Stemming from the root causes of democratic illiteracy, the study will be guided by the following questions: What are the manifestations of democratic illiteracy in Ghana’s democratic governance? What impact does democratic illiteracy have on sustainable democratic governance, peace and human development in Ghana? What is democracy not and should not be? What really is democracy and what should it be? How can democratic literacy be attained in order to sustain democratic governance, peace and human development in Ghana?
The study aims at bringing to the fore the issue of democratic illiteracy and highlighting its nature and manifestations so as to draw attention to its nefarious impact on democratic governance and peace in Ghana. It also proffers possible measures towards addressing it, while generating further public discourse on it, in view of finding common grounds for checking its cancerous impact from the democratic dispensation of Ghana in order to give real meaning to democratic governance.
The paper is an empirical study founded on current affairs and observations of democratic politics in Ghana. The study combines historical and social-conflict approaches in the interpretation of textual data and empirical observations in the formulation of its reflections. Whereas the historical approach enables the study to establish general facts and principles on the phenomenon of democratic illiteracy through attention to chronology and to its evolution or historical course, the social-conflict approach helps to reflect on the social inequalities that serve as leitmotiv for it in its various conflict and changes. Taking cognizance of the fact that the cost of every conflict-driven change in human societies is heavier than its benefits, the threats inherent to democracy are a great source of worry.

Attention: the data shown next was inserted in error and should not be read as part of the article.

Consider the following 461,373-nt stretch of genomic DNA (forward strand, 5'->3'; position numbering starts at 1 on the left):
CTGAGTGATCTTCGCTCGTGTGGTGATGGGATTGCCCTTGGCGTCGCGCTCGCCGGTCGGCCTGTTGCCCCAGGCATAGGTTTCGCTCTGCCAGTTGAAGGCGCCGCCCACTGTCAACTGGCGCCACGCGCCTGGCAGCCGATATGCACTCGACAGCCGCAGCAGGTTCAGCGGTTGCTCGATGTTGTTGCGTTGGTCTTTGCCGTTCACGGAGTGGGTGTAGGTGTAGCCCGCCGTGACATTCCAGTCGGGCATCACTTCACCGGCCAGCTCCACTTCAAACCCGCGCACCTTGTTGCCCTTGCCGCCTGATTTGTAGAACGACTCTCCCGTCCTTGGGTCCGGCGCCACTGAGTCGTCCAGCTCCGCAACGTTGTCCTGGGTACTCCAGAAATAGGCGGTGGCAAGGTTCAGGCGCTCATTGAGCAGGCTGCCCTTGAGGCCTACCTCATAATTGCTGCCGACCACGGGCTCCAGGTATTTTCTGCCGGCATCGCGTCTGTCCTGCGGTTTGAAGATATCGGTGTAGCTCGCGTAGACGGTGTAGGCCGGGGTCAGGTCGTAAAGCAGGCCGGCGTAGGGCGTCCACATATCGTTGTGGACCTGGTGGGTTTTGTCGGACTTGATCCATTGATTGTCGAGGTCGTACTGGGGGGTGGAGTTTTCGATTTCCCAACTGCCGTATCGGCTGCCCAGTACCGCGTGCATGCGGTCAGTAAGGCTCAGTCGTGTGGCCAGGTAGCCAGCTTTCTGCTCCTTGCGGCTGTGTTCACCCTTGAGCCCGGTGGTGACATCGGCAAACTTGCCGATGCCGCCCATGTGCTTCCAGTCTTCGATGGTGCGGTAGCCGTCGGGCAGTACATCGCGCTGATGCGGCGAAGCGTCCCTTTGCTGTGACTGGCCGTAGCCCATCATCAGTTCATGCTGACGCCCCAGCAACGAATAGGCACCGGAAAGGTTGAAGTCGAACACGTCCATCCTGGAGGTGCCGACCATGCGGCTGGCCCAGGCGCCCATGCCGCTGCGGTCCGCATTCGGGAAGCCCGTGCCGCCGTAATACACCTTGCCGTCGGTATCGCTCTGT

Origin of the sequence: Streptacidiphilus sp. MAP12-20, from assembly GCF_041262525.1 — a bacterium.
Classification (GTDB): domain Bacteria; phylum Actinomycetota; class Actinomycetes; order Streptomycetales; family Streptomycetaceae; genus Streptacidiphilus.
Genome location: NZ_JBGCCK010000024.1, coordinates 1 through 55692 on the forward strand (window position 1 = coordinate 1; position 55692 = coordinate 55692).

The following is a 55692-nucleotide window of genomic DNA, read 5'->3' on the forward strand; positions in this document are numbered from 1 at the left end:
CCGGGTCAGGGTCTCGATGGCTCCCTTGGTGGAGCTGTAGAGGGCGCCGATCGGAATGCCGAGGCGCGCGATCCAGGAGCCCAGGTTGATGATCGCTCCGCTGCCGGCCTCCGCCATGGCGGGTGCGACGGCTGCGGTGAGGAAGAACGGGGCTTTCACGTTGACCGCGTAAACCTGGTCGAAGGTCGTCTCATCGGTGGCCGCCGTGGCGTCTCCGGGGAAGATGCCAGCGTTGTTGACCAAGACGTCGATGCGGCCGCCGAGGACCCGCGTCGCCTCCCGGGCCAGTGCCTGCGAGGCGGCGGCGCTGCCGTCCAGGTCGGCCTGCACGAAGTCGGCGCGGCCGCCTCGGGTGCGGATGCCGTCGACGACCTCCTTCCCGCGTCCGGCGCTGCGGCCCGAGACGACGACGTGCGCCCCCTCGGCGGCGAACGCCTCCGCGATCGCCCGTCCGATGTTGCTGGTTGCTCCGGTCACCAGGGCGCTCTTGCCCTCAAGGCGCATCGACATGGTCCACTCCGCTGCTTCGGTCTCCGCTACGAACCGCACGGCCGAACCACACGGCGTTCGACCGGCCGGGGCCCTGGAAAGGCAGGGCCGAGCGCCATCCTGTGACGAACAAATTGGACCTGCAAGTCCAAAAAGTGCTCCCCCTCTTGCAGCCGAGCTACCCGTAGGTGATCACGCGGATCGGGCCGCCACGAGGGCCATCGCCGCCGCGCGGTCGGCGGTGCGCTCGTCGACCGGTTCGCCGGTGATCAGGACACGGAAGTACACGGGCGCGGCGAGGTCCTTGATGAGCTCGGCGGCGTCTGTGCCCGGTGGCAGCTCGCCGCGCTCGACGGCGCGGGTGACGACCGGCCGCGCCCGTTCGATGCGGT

Democratic illiteracy in this paper therefore refers to the absence of knowledge-based behaviour or the display of purposeful ignorance of same, for the effective workings of constitutional democratic institutions. Considering the fact that according to Marx (1964) in Farley (1990: 65), “if people correctly understand their self-interests, their values will reflect this understanding”, it is important to establish whether democratic illiteracy resulting from purposeful ignorance is not a reflection of the values of the self-interests of the people vis-à-vis democratic governance. Dalton and Shin (2011), Verba and Almond (1963) and Teorell (2002) argue that the citizens of firm democracies, such as those of Great Britain and the United States of America have formidable ‘civic culture’, with citizens that are more competent and have a higher level of citizen participation at the local level politically than people in areas with young and fragile democratic systems such as those of Germany, Mexico and Italy.  Chen and Rulska (Ibid.) intimate that Almond and Verba (1963) provide the first comprehensive explanation for understanding the correlation between citizen orientations and democracy. This is what defines what they call “Political Culture”, as reiterated in the words of Adatuu (2017), which is synonymous to democratic literacy in this paper. The absence of this culture creates democratic illiteracy at the heart of this paper.  
The study identifies and examines behavioural patterns of democratic illiteracy and their nefarious impact on contemporary democratic governance in Ghana. Besides, it highlights what democracy is not and should not be, on one hand; and what democracy is and should be, on the other hand. Furthermore, the study recommends measures towards attaining democratic literacy so as to ensure the sustainability of Ghana’s democratic governance, peace, socio-economic and political development. In this pursuit, the fundamental question which requires consideration at this stage of the study is: “what are the manifestations of democratic illiteracy in the Ghanaian society?